The consensus among North Korea watchers (myself included) was that Camp 18 had been closed sometime in the late 2000s (between 2006 and 2011). The coal mine located inside the camp, the Pongchang District Coal Mine (봉창지구탄광), was even featured on North Korean television on 2011-1-3, 2012-2-27, and 2012-10-20.
Recent satellite imagery of the camp featured on Google Earth (2016-3-30), however, indicates that a new prison camp has been opened on the site of the former prison sometime between 2013 and 2015. If a new prison camp has been been opened, it’s name and administrative classification remain a mystery, though I post some evidence and speculation below for your consideration….
New Security Perimeter
A new security perimeter has been built around the former Camp 18, and it is not built along the same path as the old Camp 18 security perimeter.
Pictured Above (Google Earth): The outlines of the new prison camp security perimeter (in yellow) and various historical security perimeters associated with Camp 18 (in black)
The difference between the security perimeter of the old Camp 18 and the new prison camp can be most clearly seen along the eastern and norther edges of the camp. Camp 18 had a security perimeter along the norther border, and remnants of it still remain, but the new prison camp does not yet appear to have a northern border (other than the Taedong River).
The new security perimeter appears to be composed of two barbed-wire fences held up by concrete posts.
The new security perimeter has five new guard posts along the mountain ridge and two new security checkpoints, one at each of the two transit points. The eastern security checkpoint appears to be the main entrance. The southern mountainous checkpoint appears to be for delivery of coal to the “famous” 2.8 Jikdong Youth Coal Mine Mine (2.8직동 청년 탄광) located outside the security perimeter.
Pictured Above (Google Earth: 2016-3-30): Security perimeter of prison camp (yellow line), five guard posts (yellow points), two transit checkpoints (red points), roads in/out of the camp (blue lines)
Here is a closeup of the new guard post at 39.546986°, 126.018297°. It was built between 2013-10-1 and 2015-4-4. You can also see the barbed wire perimeter running next to it.
There is also a guard post on the bridge that links the area with Camp 14, but this checkpoint appears to be a remnant of the former Camp 18.
New Guard Barracks?
There also appears to be five new facilities that could serve as guard barracks scattered around the camp.
The guard facilities/barracks are located here: 1. 39.536004°, 126.051207° 2. 39.521812°, 126.079342° 3. 39.579655°, 126.080485° 4. 39.593158°, 126.115249° 5. 39.576379°, 126.131835°
The five facilities are very similar in construction. Here is a closeup of the facility that lies at the main entrance to the new prison camp:
A substantial amount of housing was razed in the camp between 2013 and 2016, which would support the idea that “innocent” people were moved out of the camp perimeter (possibly to eastern neighboring Myonghak Coal Mine (명학탄광) or Tukjang Youth Coal Mine (득장청년탄관) which have both seen substantial housing growth starting in 2011). It is possible that once the “innocents” were moved to the neighboring coal mines, the Pongchang Coal Mine in the former Camp 18 could return to the exclusive use of prison labor.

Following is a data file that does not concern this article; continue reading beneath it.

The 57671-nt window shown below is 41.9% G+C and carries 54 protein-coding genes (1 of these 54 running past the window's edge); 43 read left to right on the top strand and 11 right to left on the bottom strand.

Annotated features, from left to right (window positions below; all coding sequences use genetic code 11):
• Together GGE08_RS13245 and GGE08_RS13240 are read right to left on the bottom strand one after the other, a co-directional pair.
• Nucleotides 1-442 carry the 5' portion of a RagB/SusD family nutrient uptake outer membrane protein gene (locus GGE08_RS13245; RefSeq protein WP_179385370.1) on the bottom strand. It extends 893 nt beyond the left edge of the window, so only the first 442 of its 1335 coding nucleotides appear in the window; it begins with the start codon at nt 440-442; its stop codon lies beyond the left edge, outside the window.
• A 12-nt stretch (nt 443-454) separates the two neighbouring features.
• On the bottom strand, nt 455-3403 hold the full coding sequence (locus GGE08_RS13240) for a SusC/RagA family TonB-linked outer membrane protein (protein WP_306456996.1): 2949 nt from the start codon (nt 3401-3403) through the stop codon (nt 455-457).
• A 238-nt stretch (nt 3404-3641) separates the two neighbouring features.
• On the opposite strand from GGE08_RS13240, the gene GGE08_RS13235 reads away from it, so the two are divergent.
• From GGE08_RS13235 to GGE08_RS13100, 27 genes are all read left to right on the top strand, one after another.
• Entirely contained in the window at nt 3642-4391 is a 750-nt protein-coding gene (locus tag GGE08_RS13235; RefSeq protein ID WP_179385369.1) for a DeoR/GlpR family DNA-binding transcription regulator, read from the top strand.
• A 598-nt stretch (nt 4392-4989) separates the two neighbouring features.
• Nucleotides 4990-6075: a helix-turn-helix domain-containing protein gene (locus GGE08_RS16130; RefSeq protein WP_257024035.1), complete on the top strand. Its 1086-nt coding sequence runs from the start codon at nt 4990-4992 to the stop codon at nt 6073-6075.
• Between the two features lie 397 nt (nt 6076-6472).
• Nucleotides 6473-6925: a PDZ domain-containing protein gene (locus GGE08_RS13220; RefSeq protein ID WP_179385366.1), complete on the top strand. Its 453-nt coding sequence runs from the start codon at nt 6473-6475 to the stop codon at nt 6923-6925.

In image above areas where houses were destroyed are outlined in red.
Below are images from neighboring Myonghak Coal Mine (명학탄광) which saw a housing boom starting in 2011. Were these people being removed from former Camp 18?
By 2014, this new housing construction appeared to be complete.
Immortality Tower Removed
The “immortality tower” that is present in the vast majority of villages, factory complexes, and mining complexes has been removed.
The monument was torn down sometime after 2013-10-1. By contrast, the immortality towers were added when Camp 22 was closed in Hoeryong.
It is possible that the nearby Kim Il-sung and Kim Jong-il monuments are also being torn down, but I need more imagery to confirm.
Did Camp 18 merge with Camp 14?
Pictured below is the ferry that goes between Camp 14 and former Camp 18. It was built sometime between 2007 and 2011 (sorry, not much imagery here). Coordinates: 39.589340°, 126.077555°.
The fact that a ferry appears to be operational between the two prison camps, coupled with the observation that the new camp has no northern perimeter (and that they have always been connected by railway and temporary road), supports the hypothesis that the Camp 18 area may have been taken over by Camp 14. The history of the relationship between Camp 14 and Camp 18 is complicated, but there is also some historical precedent.
If this is a new prison camp, and I believe the evidence shows this is plausible, it will be the second in the Kim Jong-un era. I spotted the first new prison facility of the Kim Jong-un era in January 2013 on the north west side of Camp 14. Its official name and administrative classification remain a mystery.
Let the debate begin…